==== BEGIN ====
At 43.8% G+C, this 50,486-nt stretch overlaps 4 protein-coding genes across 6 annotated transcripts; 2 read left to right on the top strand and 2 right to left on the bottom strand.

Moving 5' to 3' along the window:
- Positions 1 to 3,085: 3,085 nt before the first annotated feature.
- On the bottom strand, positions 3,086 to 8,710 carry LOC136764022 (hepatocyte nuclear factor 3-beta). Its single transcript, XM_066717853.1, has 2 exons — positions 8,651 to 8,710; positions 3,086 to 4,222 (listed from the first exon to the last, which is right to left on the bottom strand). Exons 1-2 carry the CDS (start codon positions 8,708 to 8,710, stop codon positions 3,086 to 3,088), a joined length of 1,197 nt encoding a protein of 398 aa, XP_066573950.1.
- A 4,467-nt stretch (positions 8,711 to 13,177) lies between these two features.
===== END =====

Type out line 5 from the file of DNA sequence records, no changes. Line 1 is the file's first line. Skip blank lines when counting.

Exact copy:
- A 4,467-nt stretch (positions 8,711 to 13,177) lies between these two features.